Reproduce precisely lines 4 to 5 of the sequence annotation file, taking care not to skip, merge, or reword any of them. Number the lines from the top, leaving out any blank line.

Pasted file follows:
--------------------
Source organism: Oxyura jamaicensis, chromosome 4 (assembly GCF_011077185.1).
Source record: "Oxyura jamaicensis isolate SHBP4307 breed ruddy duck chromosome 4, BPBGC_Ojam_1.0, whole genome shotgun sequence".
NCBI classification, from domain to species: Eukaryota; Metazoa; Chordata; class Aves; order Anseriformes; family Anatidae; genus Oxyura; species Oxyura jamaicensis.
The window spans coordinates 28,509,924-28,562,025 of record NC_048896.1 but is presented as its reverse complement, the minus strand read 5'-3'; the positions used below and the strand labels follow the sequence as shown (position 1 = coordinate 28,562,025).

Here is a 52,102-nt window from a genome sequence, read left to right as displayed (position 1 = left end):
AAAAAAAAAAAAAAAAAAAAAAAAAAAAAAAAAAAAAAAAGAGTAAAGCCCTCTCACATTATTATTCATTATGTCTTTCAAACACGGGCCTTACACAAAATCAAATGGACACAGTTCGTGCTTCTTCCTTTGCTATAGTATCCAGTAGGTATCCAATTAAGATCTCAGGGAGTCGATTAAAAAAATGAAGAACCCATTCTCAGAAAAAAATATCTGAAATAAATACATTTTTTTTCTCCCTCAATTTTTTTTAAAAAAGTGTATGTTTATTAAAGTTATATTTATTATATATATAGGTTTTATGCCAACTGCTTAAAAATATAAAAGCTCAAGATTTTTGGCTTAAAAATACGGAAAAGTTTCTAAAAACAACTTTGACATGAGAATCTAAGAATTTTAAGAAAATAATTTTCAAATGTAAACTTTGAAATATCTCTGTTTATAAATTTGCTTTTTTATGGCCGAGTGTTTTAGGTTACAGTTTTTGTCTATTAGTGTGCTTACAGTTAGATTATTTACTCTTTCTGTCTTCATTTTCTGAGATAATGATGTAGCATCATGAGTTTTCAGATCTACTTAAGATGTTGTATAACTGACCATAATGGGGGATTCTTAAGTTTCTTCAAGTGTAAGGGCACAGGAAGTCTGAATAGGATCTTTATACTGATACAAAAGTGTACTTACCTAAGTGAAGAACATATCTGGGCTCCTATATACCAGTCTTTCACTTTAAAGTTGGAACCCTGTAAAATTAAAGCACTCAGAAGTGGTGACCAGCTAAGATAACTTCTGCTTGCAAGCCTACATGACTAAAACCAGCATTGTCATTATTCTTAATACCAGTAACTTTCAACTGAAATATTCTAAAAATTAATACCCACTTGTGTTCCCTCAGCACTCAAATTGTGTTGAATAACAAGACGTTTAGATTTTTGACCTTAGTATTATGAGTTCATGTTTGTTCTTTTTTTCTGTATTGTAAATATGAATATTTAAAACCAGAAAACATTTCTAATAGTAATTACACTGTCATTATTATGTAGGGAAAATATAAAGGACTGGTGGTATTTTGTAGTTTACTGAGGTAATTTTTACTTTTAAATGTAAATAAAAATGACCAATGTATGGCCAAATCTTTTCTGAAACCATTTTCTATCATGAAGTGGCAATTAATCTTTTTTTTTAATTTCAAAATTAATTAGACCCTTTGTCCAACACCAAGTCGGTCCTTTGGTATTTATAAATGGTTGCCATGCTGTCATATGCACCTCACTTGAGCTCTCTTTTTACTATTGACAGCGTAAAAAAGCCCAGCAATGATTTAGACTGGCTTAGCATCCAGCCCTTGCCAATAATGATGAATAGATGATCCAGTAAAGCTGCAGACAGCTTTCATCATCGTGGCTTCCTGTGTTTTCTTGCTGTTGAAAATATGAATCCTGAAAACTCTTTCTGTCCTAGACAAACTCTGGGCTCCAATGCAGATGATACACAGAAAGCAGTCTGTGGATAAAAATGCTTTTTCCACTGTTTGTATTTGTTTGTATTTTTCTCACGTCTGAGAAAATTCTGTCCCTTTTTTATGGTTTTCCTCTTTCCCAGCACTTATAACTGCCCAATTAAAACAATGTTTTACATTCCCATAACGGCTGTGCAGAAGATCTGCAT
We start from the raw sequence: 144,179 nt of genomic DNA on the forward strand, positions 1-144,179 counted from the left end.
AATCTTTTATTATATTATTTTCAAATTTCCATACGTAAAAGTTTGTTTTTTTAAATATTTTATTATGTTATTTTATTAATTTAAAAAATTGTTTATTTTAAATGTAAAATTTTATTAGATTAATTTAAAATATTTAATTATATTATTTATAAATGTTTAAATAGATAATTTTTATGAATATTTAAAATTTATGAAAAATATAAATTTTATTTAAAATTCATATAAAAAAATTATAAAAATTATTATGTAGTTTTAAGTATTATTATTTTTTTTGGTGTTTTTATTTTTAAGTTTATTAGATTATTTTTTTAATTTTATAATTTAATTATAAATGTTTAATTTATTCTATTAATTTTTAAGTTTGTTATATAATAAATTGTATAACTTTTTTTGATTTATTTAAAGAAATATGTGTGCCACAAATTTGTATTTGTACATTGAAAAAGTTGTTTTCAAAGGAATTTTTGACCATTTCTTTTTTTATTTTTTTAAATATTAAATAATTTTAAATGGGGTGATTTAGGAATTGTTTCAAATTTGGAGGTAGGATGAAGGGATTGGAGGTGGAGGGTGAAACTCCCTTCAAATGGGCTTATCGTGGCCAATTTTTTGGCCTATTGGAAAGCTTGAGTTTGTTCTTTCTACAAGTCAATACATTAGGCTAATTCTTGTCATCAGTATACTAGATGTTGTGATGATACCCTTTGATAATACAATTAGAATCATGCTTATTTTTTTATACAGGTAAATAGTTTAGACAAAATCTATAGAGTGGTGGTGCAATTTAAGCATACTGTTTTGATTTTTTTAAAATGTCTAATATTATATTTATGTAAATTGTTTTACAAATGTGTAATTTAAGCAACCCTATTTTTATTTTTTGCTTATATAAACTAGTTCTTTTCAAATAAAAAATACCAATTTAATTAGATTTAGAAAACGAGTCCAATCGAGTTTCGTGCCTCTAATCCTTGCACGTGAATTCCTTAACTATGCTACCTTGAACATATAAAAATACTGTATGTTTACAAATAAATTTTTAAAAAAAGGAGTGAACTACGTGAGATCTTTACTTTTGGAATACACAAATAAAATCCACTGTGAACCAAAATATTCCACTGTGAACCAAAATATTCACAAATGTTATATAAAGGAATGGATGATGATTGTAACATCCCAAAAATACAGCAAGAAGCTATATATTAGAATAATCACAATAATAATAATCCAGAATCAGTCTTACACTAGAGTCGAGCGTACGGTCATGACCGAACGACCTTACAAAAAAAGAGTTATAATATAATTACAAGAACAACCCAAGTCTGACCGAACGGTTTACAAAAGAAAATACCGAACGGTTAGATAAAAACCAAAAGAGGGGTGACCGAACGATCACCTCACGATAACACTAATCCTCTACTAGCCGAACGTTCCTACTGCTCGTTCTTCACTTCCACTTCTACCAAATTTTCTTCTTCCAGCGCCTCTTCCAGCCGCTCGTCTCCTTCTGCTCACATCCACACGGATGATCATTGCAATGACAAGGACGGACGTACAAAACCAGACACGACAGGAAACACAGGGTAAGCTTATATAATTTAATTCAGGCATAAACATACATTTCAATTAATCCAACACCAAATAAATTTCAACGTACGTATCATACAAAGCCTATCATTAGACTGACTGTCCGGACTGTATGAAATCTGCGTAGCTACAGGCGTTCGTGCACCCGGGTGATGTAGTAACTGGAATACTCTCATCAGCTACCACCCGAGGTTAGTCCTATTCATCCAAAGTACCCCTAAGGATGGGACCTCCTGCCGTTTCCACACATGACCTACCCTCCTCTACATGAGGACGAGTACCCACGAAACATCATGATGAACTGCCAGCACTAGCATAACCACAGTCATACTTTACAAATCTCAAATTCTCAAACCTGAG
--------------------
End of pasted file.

The window spans coordinates 28,509,924-28,562,025 of record NC_048896.1 but is presented as its reverse complement, the minus strand read 5'-3'; the positions used below and the strand labels follow the sequence as shown (position 1 = coordinate 28,562,025).

Here is a 52,102-nt window from a genome sequence, read left to right as displayed (position 1 = left end):